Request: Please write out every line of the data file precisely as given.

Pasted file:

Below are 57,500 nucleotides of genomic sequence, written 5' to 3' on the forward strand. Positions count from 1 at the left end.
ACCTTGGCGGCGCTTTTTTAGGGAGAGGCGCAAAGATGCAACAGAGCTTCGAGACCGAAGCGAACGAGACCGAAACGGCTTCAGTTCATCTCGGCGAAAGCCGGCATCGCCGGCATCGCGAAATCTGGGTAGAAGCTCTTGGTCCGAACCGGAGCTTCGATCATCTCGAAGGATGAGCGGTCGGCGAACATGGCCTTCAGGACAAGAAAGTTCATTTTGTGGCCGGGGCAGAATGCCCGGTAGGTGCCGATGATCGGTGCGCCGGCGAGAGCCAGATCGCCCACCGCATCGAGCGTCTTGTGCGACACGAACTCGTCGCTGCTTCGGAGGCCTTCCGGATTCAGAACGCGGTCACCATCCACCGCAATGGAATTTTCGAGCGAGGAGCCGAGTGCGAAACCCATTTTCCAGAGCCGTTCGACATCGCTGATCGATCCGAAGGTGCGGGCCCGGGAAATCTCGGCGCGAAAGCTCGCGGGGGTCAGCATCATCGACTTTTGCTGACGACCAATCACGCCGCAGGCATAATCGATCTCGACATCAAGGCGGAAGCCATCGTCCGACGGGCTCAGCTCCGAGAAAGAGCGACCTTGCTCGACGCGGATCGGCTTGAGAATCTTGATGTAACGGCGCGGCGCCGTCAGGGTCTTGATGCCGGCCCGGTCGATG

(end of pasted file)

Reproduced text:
Below are 57,500 nucleotides of genomic sequence, written 5' to 3' on the forward strand. Positions count from 1 at the left end.
ACCTTGGCGGCGCTTTTTTAGGGAGAGGCGCAAAGATGCAACAGAGCTTCGAGACCGAAGCGAACGAGACCGAAACGGCTTCAGTTCATCTCGGCGAAAGCCGGCATCGCCGGCATCGCGAAATCTGGGTAGAAGCTCTTGGTCCGAACCGGAGCTTCGATCATCTCGAAGGATGAGCGGTCGGCGAACATGGCCTTCAGGACAAGAAAGTTCATTTTGTGGCCGGGGCAGAATGCCCGGTAGGTGCCGATGATCGGTGCGCCGGCGAGAGCCAGATCGCCCACCGCATCGAGCGTCTTGTGCGACACGAACTCGTCGCTGCTTCGGAGGCCTTCCGGATTCAGAACGCGGTCACCATCCACCGCAATGGAATTTTCGAGCGAGGAGCCGAGTGCGAAACCCATTTTCCAGAGCCGTTCGACATCGCTGATCGATCCGAAGGTGCGGGCCCGGGAAATCTCGGCGCGAAAGCTCGCGGGGGTCAGCATCATCGACTTTTGCTGACGACCAATCACGCCGCAGGCATAATCGATCTCGACATCAAGGCGGAAGCCATCGTCCGACGGGCTCAGCTCCGAGAAAGAGCGACCTTGCTCGACGCGGATCGGCTTGAGAATCTTGATGTAACGGCGCGGCGCCGTCAGGGTCTTGATGCCGGCCCGGTCGATG